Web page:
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Rare disease
Cannabinoid hyperemesis
  1. Kim Wild1,
  2. Hugh Wilson2
  1. 1Department of Anaesthetics, Norfolk and Norwich University Hospital, Norwich, UK
  2. 2Emergency Admissions Unit Medicine, Norfolk and Norwich University Hospital, Norwich, UK
  1. Correspondence to Kim Wild, kim.wild{at}


A 21-year-old woman presented with a 4-week history of sudden onset vomiting, nausea and anorexia. Questioning revealed that she had a 7-year history of heavy cannabis use (smoking). She did not describe abdominal pain, change in bowel habit, antibiotic use, foreign travel or contact with gastroenteritis. Biochemistry results demonstrated mild metabolic derangement with a low potassium and a low bicarbonate, and urine toxicology was positive for cannabinoids. Other investigations, including a full blood count, renal function tests, liver function tests, a coagulation sample, an ECG, urinary β-hCG and a CT head scan, were all normal. A diagnosis of cannabinoid hyperemesis was made and her symptoms resolved after treatment with intravenous fluids, antiemetics and abstinence from cannabis. Since her discharge and abstinence she has had several relapses, each related to cannabis use and each resolving with abstinence. The patient is now seeking cognitive behavioural therapy to achieve permanent abstinence.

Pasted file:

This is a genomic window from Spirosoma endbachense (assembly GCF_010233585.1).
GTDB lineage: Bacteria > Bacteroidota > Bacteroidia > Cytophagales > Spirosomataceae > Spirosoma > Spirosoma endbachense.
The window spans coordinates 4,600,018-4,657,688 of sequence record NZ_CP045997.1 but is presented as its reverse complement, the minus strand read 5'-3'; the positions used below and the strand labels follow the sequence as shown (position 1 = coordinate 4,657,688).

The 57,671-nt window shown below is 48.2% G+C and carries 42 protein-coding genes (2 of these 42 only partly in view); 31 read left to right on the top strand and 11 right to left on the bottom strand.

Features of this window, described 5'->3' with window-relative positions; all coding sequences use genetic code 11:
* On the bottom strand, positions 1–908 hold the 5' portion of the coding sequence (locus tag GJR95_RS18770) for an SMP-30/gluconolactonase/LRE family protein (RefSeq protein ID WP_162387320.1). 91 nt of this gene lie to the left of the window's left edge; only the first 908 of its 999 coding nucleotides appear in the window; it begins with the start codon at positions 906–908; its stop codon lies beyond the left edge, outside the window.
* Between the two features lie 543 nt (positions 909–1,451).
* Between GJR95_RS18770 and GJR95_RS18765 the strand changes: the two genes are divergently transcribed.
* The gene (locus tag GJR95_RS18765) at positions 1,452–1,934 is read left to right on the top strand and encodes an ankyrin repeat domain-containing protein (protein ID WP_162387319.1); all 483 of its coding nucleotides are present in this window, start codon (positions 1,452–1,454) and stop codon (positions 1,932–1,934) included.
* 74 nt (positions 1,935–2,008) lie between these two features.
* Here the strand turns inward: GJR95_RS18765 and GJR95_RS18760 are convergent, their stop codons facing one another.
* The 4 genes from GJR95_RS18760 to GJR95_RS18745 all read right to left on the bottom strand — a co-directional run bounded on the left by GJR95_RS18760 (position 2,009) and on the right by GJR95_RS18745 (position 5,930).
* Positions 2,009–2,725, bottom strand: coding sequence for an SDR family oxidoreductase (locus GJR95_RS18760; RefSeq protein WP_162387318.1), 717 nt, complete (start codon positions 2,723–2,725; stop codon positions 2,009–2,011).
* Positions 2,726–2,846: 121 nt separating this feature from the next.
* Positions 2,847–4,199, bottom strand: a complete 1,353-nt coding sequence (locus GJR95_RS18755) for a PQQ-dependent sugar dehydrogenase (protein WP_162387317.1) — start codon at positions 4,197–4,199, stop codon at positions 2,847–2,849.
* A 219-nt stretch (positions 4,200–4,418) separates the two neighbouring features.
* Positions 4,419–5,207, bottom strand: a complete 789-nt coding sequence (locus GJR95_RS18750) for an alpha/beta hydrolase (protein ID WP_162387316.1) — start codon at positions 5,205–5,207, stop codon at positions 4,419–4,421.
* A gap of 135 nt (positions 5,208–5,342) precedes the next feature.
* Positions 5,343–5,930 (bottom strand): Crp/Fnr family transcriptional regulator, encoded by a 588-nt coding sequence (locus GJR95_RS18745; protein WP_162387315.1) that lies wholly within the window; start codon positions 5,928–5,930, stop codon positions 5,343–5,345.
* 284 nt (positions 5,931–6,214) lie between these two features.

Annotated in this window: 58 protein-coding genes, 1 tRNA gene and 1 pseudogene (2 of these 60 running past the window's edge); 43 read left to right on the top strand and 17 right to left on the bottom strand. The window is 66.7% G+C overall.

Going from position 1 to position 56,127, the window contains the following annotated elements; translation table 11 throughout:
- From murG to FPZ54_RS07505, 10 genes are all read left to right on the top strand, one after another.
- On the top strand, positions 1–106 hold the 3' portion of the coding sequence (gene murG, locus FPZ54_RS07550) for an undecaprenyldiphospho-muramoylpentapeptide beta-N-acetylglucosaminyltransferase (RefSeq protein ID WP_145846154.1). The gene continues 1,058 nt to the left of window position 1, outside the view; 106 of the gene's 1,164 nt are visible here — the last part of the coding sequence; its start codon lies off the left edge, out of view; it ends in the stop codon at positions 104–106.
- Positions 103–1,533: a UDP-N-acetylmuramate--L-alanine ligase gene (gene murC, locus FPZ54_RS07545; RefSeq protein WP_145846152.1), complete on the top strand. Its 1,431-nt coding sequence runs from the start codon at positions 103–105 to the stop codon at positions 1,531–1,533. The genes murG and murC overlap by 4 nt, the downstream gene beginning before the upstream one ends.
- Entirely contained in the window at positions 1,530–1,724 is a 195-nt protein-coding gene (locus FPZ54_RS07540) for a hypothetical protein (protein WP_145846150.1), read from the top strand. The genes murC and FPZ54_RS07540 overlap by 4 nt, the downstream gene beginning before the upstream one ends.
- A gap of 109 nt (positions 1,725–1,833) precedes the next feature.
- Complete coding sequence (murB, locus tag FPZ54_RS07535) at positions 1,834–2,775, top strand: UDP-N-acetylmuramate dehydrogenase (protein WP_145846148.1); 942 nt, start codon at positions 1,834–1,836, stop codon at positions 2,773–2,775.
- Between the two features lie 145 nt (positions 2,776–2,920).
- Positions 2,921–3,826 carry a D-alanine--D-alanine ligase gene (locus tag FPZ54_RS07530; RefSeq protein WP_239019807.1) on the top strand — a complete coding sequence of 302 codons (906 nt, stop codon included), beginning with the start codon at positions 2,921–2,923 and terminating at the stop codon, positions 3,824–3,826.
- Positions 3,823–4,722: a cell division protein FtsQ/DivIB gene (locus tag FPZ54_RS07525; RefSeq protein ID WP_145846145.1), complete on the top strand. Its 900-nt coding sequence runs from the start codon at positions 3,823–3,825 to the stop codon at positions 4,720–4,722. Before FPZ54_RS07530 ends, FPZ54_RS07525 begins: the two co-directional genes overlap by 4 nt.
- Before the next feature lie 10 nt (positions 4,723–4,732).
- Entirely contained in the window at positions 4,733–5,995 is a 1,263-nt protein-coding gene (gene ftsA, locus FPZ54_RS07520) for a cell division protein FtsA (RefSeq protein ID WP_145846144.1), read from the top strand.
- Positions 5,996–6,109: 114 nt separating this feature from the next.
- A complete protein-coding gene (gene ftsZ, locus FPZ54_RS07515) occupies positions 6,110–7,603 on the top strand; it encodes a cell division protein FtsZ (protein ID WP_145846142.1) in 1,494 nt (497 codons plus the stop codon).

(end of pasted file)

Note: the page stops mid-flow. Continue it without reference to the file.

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  • This is a reprint of a paper that first appeared in BMJ Case Reports, BMJ Case Reports 2011; doi:10.1136/bcr.01.2010.2605.

  • Competing interests None.

  • Patient consent Obtained.